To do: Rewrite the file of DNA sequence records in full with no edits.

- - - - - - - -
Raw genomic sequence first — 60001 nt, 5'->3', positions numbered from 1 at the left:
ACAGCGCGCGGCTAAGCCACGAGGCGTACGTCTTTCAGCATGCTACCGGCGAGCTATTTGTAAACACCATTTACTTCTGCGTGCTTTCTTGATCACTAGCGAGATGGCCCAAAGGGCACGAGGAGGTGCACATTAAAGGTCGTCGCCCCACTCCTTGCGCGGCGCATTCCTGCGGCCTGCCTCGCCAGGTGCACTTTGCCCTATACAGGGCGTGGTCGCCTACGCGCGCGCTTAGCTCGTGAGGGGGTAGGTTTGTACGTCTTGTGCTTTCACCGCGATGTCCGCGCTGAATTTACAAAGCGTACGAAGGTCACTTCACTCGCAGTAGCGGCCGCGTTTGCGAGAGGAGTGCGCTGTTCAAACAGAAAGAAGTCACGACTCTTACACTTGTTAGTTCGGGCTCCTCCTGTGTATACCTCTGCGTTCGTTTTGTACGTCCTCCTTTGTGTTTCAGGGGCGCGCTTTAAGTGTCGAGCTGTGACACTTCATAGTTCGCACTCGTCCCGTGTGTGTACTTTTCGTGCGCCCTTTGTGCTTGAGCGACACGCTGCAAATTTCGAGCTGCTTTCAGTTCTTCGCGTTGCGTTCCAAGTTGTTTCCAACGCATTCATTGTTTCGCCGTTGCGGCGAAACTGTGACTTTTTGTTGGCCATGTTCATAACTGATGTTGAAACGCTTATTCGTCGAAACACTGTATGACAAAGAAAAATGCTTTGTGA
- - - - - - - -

Raw genomic sequence first — 60001 nt, 5'->3', positions numbered from 1 at the left:
ACAGCGCGCGGCTAAGCCACGAGGCGTACGTCTTTCAGCATGCTACCGGCGAGCTATTTGTAAACACCATTTACTTCTGCGTGCTTTCTTGATCACTAGCGAGATGGCCCAAAGGGCACGAGGAGGTGCACATTAAAGGTCGTCGCCCCACTCCTTGCGCGGCGCATTCCTGCGGCCTGCCTCGCCAGGTGCACTTTGCCCTATACAGGGCGTGGTCGCCTACGCGCGCGCTTAGCTCGTGAGGGGGTAGGTTTGTACGTCTTGTGCTTTCACCGCGATGTCCGCGCTGAATTTACAAAGCGTACGAAGGTCACTTCACTCGCAGTAGCGGCCGCGTTTGCGAGAGGAGTGCGCTGTTCAAACAGAAAGAAGTCACGACTCTTACACTTGTTAGTTCGGGCTCCTCCTGTGTATACCTCTGCGTTCGTTTTGTACGTCCTCCTTTGTGTTTCAGGGGCGCGCTTTAAGTGTCGAGCTGTGACACTTCATAGTTCGCACTCGTCCCGTGTGTGTACTTTTCGTGCGCCCTTTGTGCTTGAGCGACACGCTGCAAATTTCGAGCTGCTTTCAGTTCTTCGCGTTGCGTTCCAAGTTGTTTCCAACGCATTCATTGTTTCGCCGTTGCGGCGAAACTGTGACTTTTTGTTGGCCATGTTCATAACTGATGTTGAAACGCTTATTCGTCGAAACACTGTATGACAAAGAAAAATGCTTTGTGA